Denver is trying to make up for six years of inequality in the marijuana marketplace

“Social equity applicants” will have priority for the coming years.
4 min. read
Marijuana grows in The Clinic’s warehouse in Denver’s Overland neighborhood. March 19, 2021.
Kevin J. Beaty/Denverite

For the next six years, Denver is reserving almost all new marijuana licenses for "social equity applicants." The six-year window is meant to offset years in which marijuana was legal and licensing neglected equity.

Colorado defines "social equity applicants" through a number of indicators. One criteria is that applicants or their family members have had marijuana convictions in the past. Another is that applicants lived in an area of Denver hit particularly hard in the war on drugs, or whose income falls below a certain threshold.

"What we're really trying to do with legalization is righting the wrongs of a systemically racist, failed drug war," said Peter Marcus, the communications director of Boulder-based marijuana company Terrapin Care Station. "Things that didn't manifest in Colorado through dispensary licenses and through cultivation licenses -- it's now manifesting in the form of these brand new licenses."

Terrapin Care Station recently partnered with a social equity business High Demand Delivery to deliver marijuana in Aurora, which approved cannabis delivery four months before Denver.

But Denver's legislation goes beyond just licenses for delivery. New marijuana licenses for almost all categories, including cultivation and retail, will be reserved for social equity applicants until 2027. Plus, application fees will be waived and overall licensing fees will be reduced. The new measure also eliminates the cap limiting new marijuana businesses in Denver, as well as the lottery that doles them out.

Denver passed its legislation on April 20 (officials promise it was a coincidence) and opened the new licensing applications June 23. There have been no applications yet, but this is likely because applicants must first be approved by the state.

And so far, nine social-equity applicants have been approved statewide. A majority appear to be Denver-based delivery companies.

Laron Bradford is in the process of getting approval as a social equity owner from the state. From there, he'll apply to the city. He's actively searching for spaces to open his own business, with the support of the dispensary where he's worked for the last four years. He qualifies for the social equity program through his income and having family members with prior marijuana charges.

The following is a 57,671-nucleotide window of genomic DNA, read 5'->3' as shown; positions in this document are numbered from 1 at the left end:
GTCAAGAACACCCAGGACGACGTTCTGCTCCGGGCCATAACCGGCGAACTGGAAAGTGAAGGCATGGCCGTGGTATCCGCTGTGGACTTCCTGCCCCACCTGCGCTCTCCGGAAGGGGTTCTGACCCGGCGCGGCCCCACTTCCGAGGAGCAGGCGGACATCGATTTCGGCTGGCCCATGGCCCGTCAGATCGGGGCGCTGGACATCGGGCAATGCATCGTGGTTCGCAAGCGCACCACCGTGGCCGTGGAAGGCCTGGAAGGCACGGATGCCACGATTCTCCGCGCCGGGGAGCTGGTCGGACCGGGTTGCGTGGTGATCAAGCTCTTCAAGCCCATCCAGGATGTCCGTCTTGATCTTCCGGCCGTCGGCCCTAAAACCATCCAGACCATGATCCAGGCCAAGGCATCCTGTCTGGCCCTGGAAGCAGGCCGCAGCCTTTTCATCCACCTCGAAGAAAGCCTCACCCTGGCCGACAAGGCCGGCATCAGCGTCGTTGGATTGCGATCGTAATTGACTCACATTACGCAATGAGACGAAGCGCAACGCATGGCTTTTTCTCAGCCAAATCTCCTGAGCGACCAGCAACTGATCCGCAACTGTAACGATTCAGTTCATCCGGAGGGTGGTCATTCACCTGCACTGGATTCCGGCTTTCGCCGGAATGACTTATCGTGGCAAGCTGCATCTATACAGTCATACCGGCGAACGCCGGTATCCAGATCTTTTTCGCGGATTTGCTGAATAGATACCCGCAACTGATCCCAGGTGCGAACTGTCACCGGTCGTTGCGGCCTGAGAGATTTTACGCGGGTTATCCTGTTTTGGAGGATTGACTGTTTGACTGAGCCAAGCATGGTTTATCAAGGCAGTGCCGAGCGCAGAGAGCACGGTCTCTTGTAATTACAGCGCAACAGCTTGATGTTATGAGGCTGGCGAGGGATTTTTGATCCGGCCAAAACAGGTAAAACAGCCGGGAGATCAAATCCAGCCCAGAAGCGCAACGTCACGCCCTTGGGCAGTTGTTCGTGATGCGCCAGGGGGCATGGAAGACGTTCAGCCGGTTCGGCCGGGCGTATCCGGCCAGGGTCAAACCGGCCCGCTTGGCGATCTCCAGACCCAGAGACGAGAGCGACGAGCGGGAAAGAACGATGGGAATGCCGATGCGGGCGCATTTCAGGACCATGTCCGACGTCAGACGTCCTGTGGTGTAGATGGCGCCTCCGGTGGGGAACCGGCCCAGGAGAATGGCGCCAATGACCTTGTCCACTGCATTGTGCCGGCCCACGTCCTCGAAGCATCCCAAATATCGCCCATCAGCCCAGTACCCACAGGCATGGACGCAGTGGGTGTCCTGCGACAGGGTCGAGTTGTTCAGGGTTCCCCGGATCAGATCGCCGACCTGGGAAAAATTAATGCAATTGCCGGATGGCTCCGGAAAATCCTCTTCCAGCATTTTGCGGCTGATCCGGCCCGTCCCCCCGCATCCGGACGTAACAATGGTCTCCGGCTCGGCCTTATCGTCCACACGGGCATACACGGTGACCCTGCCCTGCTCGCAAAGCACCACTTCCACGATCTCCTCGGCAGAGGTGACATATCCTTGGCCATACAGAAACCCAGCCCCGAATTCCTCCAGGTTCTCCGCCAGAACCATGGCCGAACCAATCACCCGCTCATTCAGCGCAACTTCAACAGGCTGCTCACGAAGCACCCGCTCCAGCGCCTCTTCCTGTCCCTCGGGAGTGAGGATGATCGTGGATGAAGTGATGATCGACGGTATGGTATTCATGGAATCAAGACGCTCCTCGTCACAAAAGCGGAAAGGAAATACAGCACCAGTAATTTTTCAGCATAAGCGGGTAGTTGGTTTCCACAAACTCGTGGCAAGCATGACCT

"I didn't see any people of color in management. That was the biggest challenge," Bradford said of his experience so far in the industry. "I think that most owners knew that."

Aja Palomino is also applying as a social equity owner, with the hope of opening a dispensary in Denver.

"Since I've been in the industry, I've wanted to expand and do something on my own. And it's extremely difficult, if not impossible," Palomino said. "The only people that I've really seen be able to launch in this industry have been big moneymakers and big investors."

She said the bigger corporations "buy up a lot of these smaller licenses to expand," leaving mom and pop shops "in the dust."

She broke into the industry in Denver around 2017 as an entry-level budtender. According to a 2020 City of Denver report on cannabis employment and business opportunities, those low-wage entry positions often pose a barrier to enter the industry for those with low incomes.

"You have high hopes of being able to move up quickly, so there's a lot of companies that kind of promise that, but it doesn't necessarily work that way," Palomino said. "The opportunity for growth is pretty minimal, especially financially."

Palomino qualifies as a social equity applicant in at least one category because of a marijuana-related arrest. Around six years ago, Palomino was pulled over in Wyoming with an eighth of weed in her car. She hired a lawyer and, after a lengthy legal process, paid a fine.

While career advancement and low pay are issues, the inequality in the marijuana industry is even more extreme when it comes to ownership.

Colorado Department of Revenue data for 2021 shows that nearly 85 percent of owner licensees were white. Less than 2.5 percent were African American and only around 7 percent were Hispanic. Contrast this to state census estimates, which show that 4.6 percent of the state is African American and nearly 22 percent is Hispanic.

Respondents in the city's 2020 study on opportunity were well aware of this trend. Only 10 percent thought they had a fair chance to become owners.

Many advocates involved in the city's working groups crafting the legislation are happy with the goals of the social equity program.

"The people I've seen in the meetings... I've seen a lot of new faces that I haven't seen before. So I definitely think there is interest," Palomino said. "A lot of it comes from people who have been waiting for something like this to happen, waiting for their chance to be able to do something."

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